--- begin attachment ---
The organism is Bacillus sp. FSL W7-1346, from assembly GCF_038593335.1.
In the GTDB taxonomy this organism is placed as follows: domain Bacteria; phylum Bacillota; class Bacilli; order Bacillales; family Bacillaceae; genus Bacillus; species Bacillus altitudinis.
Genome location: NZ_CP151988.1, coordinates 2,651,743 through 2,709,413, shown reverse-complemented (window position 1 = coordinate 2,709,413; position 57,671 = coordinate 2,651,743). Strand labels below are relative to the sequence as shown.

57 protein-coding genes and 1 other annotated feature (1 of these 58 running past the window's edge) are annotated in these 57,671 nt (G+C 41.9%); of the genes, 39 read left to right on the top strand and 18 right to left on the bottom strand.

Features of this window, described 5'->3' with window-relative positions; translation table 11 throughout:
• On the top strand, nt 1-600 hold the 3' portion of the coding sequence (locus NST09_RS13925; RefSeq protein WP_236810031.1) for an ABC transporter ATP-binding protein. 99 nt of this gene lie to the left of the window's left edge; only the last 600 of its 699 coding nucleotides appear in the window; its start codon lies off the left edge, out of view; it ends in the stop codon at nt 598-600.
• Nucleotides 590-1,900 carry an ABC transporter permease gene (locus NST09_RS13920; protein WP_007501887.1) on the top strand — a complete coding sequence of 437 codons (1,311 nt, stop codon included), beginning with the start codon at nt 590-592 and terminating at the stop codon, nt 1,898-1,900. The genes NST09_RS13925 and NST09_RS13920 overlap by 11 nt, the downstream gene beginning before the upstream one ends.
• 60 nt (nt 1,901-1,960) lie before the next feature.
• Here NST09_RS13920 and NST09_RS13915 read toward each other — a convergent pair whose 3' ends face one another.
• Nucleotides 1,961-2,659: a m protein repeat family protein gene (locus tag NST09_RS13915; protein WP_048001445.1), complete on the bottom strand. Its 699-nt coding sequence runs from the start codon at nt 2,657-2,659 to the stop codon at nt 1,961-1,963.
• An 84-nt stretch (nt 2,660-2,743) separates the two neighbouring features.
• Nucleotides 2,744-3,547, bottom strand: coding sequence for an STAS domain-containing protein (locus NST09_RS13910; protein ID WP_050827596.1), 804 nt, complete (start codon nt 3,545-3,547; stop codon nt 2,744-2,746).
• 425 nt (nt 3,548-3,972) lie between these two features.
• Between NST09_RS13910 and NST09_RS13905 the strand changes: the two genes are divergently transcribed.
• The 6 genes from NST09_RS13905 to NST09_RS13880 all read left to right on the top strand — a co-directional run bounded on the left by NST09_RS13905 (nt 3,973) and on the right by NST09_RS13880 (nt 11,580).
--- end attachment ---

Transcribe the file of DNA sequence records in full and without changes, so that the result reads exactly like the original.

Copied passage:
The organism is Bacillus sp. FSL W7-1346, from assembly GCF_038593335.1.
In the GTDB taxonomy this organism is placed as follows: domain Bacteria; phylum Bacillota; class Bacilli; order Bacillales; family Bacillaceae; genus Bacillus; species Bacillus altitudinis.
Genome location: NZ_CP151988.1, coordinates 2,651,743 through 2,709,413, shown reverse-complemented (window position 1 = coordinate 2,709,413; position 57,671 = coordinate 2,651,743). Strand labels below are relative to the sequence as shown.

57 protein-coding genes and 1 other annotated feature (1 of these 58 running past the window's edge) are annotated in these 57,671 nt (G+C 41.9%); of the genes, 39 read left to right on the top strand and 18 right to left on the bottom strand.

Features of this window, described 5'->3' with window-relative positions; translation table 11 throughout:
• On the top strand, nt 1-600 hold the 3' portion of the coding sequence (locus NST09_RS13925; RefSeq protein WP_236810031.1) for an ABC transporter ATP-binding protein. 99 nt of this gene lie to the left of the window's left edge; only the last 600 of its 699 coding nucleotides appear in the window; its start codon lies off the left edge, out of view; it ends in the stop codon at nt 598-600.
• Nucleotides 590-1,900 carry an ABC transporter permease gene (locus NST09_RS13920; protein WP_007501887.1) on the top strand — a complete coding sequence of 437 codons (1,311 nt, stop codon included), beginning with the start codon at nt 590-592 and terminating at the stop codon, nt 1,898-1,900. The genes NST09_RS13925 and NST09_RS13920 overlap by 11 nt, the downstream gene beginning before the upstream one ends.
• 60 nt (nt 1,901-1,960) lie before the next feature.
• Here NST09_RS13920 and NST09_RS13915 read toward each other — a convergent pair whose 3' ends face one another.
• Nucleotides 1,961-2,659: a m protein repeat family protein gene (locus tag NST09_RS13915; protein WP_048001445.1), complete on the bottom strand. Its 699-nt coding sequence runs from the start codon at nt 2,657-2,659 to the stop codon at nt 1,961-1,963.
• An 84-nt stretch (nt 2,660-2,743) separates the two neighbouring features.
• Nucleotides 2,744-3,547, bottom strand: coding sequence for an STAS domain-containing protein (locus NST09_RS13910; protein ID WP_050827596.1), 804 nt, complete (start codon nt 3,545-3,547; stop codon nt 2,744-2,746).
• 425 nt (nt 3,548-3,972) lie between these two features.
• Between NST09_RS13910 and NST09_RS13905 the strand changes: the two genes are divergently transcribed.
• The 6 genes from NST09_RS13905 to NST09_RS13880 all read left to right on the top strand — a co-directional run bounded on the left by NST09_RS13905 (nt 3,973) and on the right by NST09_RS13880 (nt 11,580).